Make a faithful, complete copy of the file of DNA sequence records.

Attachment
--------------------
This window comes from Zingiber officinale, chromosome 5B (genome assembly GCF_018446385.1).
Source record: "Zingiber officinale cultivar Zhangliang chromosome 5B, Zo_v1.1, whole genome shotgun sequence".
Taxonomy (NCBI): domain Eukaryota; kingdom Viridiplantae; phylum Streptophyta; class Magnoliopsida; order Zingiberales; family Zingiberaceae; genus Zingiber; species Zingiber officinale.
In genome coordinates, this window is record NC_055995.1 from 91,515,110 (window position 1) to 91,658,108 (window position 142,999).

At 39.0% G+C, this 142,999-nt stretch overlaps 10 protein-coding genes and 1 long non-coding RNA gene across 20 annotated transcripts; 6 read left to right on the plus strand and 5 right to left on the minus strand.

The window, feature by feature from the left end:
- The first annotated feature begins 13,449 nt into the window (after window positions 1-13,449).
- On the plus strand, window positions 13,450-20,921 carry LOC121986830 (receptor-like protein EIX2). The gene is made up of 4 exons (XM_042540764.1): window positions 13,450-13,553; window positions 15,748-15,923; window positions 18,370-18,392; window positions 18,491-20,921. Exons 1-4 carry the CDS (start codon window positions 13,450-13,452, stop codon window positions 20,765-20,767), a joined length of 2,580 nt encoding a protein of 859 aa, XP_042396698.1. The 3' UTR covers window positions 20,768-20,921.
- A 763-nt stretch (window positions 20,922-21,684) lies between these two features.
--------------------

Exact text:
This window comes from Zingiber officinale, chromosome 5B (genome assembly GCF_018446385.1).
Source record: "Zingiber officinale cultivar Zhangliang chromosome 5B, Zo_v1.1, whole genome shotgun sequence".
Taxonomy (NCBI): domain Eukaryota; kingdom Viridiplantae; phylum Streptophyta; class Magnoliopsida; order Zingiberales; family Zingiberaceae; genus Zingiber; species Zingiber officinale.
In genome coordinates, this window is record NC_055995.1 from 91,515,110 (window position 1) to 91,658,108 (window position 142,999).

At 39.0% G+C, this 142,999-nt stretch overlaps 10 protein-coding genes and 1 long non-coding RNA gene across 20 annotated transcripts; 6 read left to right on the plus strand and 5 right to left on the minus strand.

The window, feature by feature from the left end:
- The first annotated feature begins 13,449 nt into the window (after window positions 1-13,449).
- On the plus strand, window positions 13,450-20,921 carry LOC121986830 (receptor-like protein EIX2). The gene is made up of 4 exons (XM_042540764.1): window positions 13,450-13,553; window positions 15,748-15,923; window positions 18,370-18,392; window positions 18,491-20,921. Exons 1-4 carry the CDS (start codon window positions 13,450-13,452, stop codon window positions 20,765-20,767), a joined length of 2,580 nt encoding a protein of 859 aa, XP_042396698.1. The 3' UTR covers window positions 20,768-20,921.
- A 763-nt stretch (window positions 20,922-21,684) lies between these two features.